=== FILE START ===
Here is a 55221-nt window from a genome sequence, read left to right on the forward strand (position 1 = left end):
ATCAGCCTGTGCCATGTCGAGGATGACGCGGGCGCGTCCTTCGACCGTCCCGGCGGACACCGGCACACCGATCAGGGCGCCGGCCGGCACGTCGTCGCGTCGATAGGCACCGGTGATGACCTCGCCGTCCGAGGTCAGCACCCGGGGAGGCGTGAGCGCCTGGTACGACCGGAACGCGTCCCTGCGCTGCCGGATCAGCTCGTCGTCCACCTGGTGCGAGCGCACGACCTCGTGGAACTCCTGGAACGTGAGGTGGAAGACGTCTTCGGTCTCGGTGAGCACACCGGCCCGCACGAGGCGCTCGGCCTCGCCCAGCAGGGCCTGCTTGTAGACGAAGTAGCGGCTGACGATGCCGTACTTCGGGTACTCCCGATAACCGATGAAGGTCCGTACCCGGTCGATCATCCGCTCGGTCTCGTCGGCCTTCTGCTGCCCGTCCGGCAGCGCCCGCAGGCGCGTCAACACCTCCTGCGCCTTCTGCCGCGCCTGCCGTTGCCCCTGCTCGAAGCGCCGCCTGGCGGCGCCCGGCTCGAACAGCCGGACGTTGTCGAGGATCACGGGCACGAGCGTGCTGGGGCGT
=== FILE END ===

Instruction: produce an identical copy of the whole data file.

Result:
Here is a 55221-nt window from a genome sequence, read left to right on the forward strand (position 1 = left end):
ATCAGCCTGTGCCATGTCGAGGATGACGCGGGCGCGTCCTTCGACCGTCCCGGCGGACACCGGCACACCGATCAGGGCGCCGGCCGGCACGTCGTCGCGTCGATAGGCACCGGTGATGACCTCGCCGTCCGAGGTCAGCACCCGGGGAGGCGTGAGCGCCTGGTACGACCGGAACGCGTCCCTGCGCTGCCGGATCAGCTCGTCGTCCACCTGGTGCGAGCGCACGACCTCGTGGAACTCCTGGAACGTGAGGTGGAAGACGTCTTCGGTCTCGGTGAGCACACCGGCCCGCACGAGGCGCTCGGCCTCGCCCAGCAGGGCCTGCTTGTAGACGAAGTAGCGGCTGACGATGCCGTACTTCGGGTACTCCCGATAACCGATGAAGGTCCGTACCCGGTCGATCATCCGCTCGGTCTCGTCGGCCTTCTGCTGCCCGTCCGGCAGCGCCCGCAGGCGCGTCAACACCTCCTGCGCCTTCTGCCGCGCCTGCCGTTGCCCCTGCTCGAAGCGCCGCCTGGCGGCGCCCGGCTCGAACAGCCGGACGTTGTCGAGGATCACGGGCACGAGCGTGCTGGGGCGT